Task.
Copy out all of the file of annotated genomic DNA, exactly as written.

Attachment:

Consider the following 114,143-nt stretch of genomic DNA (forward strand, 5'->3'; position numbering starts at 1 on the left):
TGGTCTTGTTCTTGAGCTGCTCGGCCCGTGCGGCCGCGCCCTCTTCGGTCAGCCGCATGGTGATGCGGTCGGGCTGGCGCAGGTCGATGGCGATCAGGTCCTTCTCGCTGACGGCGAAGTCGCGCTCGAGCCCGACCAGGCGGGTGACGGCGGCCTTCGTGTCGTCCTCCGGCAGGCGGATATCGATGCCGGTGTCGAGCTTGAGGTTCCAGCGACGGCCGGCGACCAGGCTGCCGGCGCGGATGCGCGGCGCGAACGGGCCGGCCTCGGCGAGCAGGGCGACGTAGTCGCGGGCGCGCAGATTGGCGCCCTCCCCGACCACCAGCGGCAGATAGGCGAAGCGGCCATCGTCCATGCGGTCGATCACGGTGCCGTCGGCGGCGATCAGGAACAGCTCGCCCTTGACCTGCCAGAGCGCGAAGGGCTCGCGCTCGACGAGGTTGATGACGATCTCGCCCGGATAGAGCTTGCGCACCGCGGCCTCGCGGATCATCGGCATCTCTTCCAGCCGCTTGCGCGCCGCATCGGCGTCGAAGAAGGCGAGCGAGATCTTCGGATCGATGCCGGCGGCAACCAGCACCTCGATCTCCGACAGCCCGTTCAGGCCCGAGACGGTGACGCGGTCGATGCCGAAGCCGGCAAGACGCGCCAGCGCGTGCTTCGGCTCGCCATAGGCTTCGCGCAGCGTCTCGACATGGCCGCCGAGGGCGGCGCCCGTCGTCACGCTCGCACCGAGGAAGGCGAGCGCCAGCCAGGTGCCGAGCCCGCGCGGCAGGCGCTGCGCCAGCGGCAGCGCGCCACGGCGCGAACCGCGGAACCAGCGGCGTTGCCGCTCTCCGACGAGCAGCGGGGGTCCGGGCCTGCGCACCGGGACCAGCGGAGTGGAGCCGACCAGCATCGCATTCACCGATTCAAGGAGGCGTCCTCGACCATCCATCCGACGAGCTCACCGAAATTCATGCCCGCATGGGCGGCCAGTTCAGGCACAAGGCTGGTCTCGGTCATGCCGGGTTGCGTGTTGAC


Consider the following 114,143-nt stretch of genomic DNA (forward strand, 5'->3'; position numbering starts at 1 on the left):
TGGTCTTGTTCTTGAGCTGCTCGGCCCGTGCGGCCGCGCCCTCTTCGGTCAGCCGCATGGTGATGCGGTCGGGCTGGCGCAGGTCGATGGCGATCAGGTCCTTCTCGCTGACGGCGAAGTCGCGCTCGAGCCCGACCAGGCGGGTGACGGCGGCCTTCGTGTCGTCCTCCGGCAGGCGGATATCGATGCCGGTGTCGAGCTTGAGGTTCCAGCGACGGCCGGCGACCAGGCTGCCGGCGCGGATGCGCGGCGCGAACGGGCCGGCCTCGGCGAGCAGGGCGACGTAGTCGCGGGCGCGCAGATTGGCGCCCTCCCCGACCACCAGCGGCAGATAGGCGAAGCGGCCATCGTCCATGCGGTCGATCACGGTGCCGTCGGCGGCGATCAGGAACAGCTCGCCCTTGACCTGCCAGAGCGCGAAGGGCTCGCGCTCGACGAGGTTGATGACGATCTCGCCCGGATAGAGCTTGCGCACCGCGGCCTCGCGGATCATCGGCATCTCTTCCAGCCGCTTGCGCGCCGCATCGGCGTCGAAGAAGGCGAGCGAGATCTTCGGATCGATGCCGGCGGCAACCAGCACCTCGATCTCCGACAGCCCGTTCAGGCCCGAGACGGTGACGCGGTCGATGCCGAAGCCGGCAAGACGCGCCAGCGCGTGCTTCGGCTCGCCATAGGCTTCGCGCAGCGTCTCGACATGGCCGCCGAGGGCGGCGCCCGTCGTCACGCTCGCACCGAGGAAGGCGAGCGCCAGCCAGGTGCCGAGCCCGCGCGGCAGGCGCTGCGCCAGCGGCAGCGCGCCACGGCGCGAACCGCGGAACCAGCGGCGTTGCCGCTCTCCGACGAGCAGCGGGGGTCCGGGCCTGCGCACCGGGACCAGCGGAGTGGAGCCGACCAGCATCGCATTCACCGATTCAAGGAGGCGTCCTCGACCATCCATCCGACGAGCTCACCGAAATTCATGCCCGCATGGGCGGCCAGTTCAGGCACAAGGCTGGTCTCGGTCATGCCGGGTTGCGTGTTGAC